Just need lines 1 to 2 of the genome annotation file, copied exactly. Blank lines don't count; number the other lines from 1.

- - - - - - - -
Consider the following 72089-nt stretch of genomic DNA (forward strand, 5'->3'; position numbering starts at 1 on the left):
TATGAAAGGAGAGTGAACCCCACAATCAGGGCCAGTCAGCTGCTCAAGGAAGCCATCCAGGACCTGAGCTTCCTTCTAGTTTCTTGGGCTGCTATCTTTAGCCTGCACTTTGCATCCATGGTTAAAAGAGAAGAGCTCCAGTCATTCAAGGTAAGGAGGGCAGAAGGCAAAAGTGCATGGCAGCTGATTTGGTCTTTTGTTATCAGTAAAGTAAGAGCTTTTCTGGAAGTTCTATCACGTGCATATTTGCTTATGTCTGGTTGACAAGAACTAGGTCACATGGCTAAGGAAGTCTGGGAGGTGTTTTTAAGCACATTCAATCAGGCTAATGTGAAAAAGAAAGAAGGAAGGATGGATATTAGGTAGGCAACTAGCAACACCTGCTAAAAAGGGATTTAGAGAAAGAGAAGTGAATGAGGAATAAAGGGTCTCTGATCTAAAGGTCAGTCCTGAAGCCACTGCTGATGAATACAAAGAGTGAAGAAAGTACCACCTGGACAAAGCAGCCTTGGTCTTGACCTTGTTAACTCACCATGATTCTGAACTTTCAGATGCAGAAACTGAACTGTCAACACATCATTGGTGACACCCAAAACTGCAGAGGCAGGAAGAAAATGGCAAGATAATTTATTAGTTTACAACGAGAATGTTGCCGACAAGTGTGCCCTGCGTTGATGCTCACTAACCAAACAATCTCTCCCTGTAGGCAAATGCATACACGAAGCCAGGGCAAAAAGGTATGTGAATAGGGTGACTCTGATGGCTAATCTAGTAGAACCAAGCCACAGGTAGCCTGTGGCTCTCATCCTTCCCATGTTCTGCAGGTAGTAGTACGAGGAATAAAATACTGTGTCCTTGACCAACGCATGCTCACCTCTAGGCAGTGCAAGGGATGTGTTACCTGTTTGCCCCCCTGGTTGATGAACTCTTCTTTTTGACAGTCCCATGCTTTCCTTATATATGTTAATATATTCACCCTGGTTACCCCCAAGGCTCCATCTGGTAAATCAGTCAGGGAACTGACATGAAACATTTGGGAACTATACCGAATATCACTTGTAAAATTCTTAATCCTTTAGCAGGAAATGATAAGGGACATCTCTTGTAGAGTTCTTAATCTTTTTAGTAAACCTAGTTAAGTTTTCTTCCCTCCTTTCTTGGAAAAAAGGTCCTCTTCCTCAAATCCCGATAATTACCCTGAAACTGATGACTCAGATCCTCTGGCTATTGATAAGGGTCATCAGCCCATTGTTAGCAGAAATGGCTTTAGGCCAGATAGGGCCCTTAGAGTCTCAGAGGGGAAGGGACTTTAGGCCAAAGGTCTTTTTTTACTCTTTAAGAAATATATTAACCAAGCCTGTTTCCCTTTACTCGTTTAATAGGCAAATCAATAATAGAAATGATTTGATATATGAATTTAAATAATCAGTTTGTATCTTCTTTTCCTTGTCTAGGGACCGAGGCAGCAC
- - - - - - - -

Consider the following 72089-nt stretch of genomic DNA (forward strand, 5'->3'; position numbering starts at 1 on the left):
TATGAAAGGAGAGTGAACCCCACAATCAGGGCCAGTCAGCTGCTCAAGGAAGCCATCCAGGACCTGAGCTTCCTTCTAGTTTCTTGGGCTGCTATCTTTAGCCTGCACTTTGCATCCATGGTTAAAAGAGAAGAGCTCCAGTCATTCAAGGTAAGGAGGGCAGAAGGCAAAAGTGCATGGCAGCTGATTTGGTCTTTTGTTATCAGTAAAGTAAGAGCTTTTCTGGAAGTTCTATCACGTGCATATTTGCTTATGTCTGGTTGACAAGAACTAGGTCACATGGCTAAGGAAGTCTGGGAGGTGTTTTTAAGCACATTCAATCAGGCTAATGTGAAAAAGAAAGAAGGAAGGATGGATATTAGGTAGGCAACTAGCAACACCTGCTAAAAAGGGATTTAGAGAAAGAGAAGTGAATGAGGAATAAAGGGTCTCTGATCTAAAGGTCAGTCCTGAAGCCACTGCTGATGAATACAAAGAGTGAAGAAAGTACCACCTGGACAAAGCAGCCTTGGTCTTGACCTTGTTAACTCACCATGATTCTGAACTTTCAGATGCAGAAACTGAACTGTCAACACATCATTGGTGACACCCAAAACTGCAGAGGCAGGAAGAAAATGGCAAGATAATTTATTAGTTTACAACGAGAATGTTGCCGACAAGTGTGCCCTGCGTTGATGCTCACTAACCAAACAATCTCTCCCTGTAGGCAAATGCATACACGAAGCCAGGGCAAAAAGGTATGTGAATAGGGTGACTCTGATGGCTAATCTAGTAGAACCAAGCCACAGGTAGCCTGTGGCTCTCATCCTTCCCATGTTCTGCAGGTAGTAGTACGAGGAATAAAATACTGTGTCCTTGACCAACGCATGCTCACCTCTAGGCAGTGCAAGGGATGTGTTACCTGTTTGCCCCCCTGGTTGATGAACTCTTCTTTTTGACAGTCCCATGCTTTCCTTATATATGTTAATATATTCACCCTGGTTACCCCCAAGGCTCCATCTGGTAAATCAGTCAGGGAACTGACATGAAACATTTGGGAACTATACCGAATATCACTTGTAAAATTCTTAATCCTTTAGCAGGAAATGATAAGGGACATCTCTTGTAGAGTTCTTAATCTTTTTAGTAAACCTAGTTAAGTTTTCTTCCCTCCTTTCTTGGAAAAAAGGTCCTCTTCCTCAAATCCCGATAATTACCCTGAAACTGATGACTCAGATCCTCTGGCTATTGATAAGGGTCATCAGCCCATTGTTAGCAGAAATGGCTTTAGGCCAGATAGGGCCCTTAGAGTCTCAGAGGGGAAGGGACTTTAGGCCAAAGGTCTTTTTTTACTCTTTAAGAAATATATTAACCAAGCCTGTTTCCCTTTACTCGTTTAATAGGCAAATCAATAATAGAAATGATTTGATATATGAATTTAAATAATCAGTTTGTATCTTCTTTTCCTTGTCTAGGGACCGAGGCAGCAC